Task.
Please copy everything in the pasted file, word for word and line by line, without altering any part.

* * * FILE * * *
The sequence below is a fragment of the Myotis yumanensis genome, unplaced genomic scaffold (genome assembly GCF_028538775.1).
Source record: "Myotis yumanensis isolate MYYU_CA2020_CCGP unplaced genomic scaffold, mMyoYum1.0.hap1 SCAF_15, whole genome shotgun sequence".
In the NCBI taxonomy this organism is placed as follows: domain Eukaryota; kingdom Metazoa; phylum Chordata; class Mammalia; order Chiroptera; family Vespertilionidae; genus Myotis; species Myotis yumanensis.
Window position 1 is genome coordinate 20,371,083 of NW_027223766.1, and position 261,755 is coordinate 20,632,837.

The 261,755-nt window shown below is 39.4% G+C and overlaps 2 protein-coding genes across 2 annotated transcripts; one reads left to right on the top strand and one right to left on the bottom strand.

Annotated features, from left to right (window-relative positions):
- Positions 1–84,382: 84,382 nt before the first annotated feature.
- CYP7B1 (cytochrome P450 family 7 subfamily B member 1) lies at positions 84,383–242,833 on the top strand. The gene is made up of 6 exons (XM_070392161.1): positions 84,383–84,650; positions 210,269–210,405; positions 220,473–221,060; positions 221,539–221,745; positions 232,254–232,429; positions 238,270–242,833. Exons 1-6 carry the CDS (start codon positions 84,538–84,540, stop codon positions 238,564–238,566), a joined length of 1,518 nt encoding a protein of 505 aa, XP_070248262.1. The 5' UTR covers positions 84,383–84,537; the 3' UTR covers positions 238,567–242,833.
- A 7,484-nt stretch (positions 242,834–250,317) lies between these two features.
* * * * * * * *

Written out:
The sequence below is a fragment of the Myotis yumanensis genome, unplaced genomic scaffold (genome assembly GCF_028538775.1).
Source record: "Myotis yumanensis isolate MYYU_CA2020_CCGP unplaced genomic scaffold, mMyoYum1.0.hap1 SCAF_15, whole genome shotgun sequence".
In the NCBI taxonomy this organism is placed as follows: domain Eukaryota; kingdom Metazoa; phylum Chordata; class Mammalia; order Chiroptera; family Vespertilionidae; genus Myotis; species Myotis yumanensis.
Window position 1 is genome coordinate 20,371,083 of NW_027223766.1, and position 261,755 is coordinate 20,632,837.

The 261,755-nt window shown below is 39.4% G+C and overlaps 2 protein-coding genes across 2 annotated transcripts; one reads left to right on the top strand and one right to left on the bottom strand.

Annotated features, from left to right (window-relative positions):
- Positions 1–84,382: 84,382 nt before the first annotated feature.
- CYP7B1 (cytochrome P450 family 7 subfamily B member 1) lies at positions 84,383–242,833 on the top strand. The gene is made up of 6 exons (XM_070392161.1): positions 84,383–84,650; positions 210,269–210,405; positions 220,473–221,060; positions 221,539–221,745; positions 232,254–232,429; positions 238,270–242,833. Exons 1-6 carry the CDS (start codon positions 84,538–84,540, stop codon positions 238,564–238,566), a joined length of 1,518 nt encoding a protein of 505 aa, XP_070248262.1. The 5' UTR covers positions 84,383–84,537; the 3' UTR covers positions 238,567–242,833.
- A 7,484-nt stretch (positions 242,834–250,317) lies between these two features.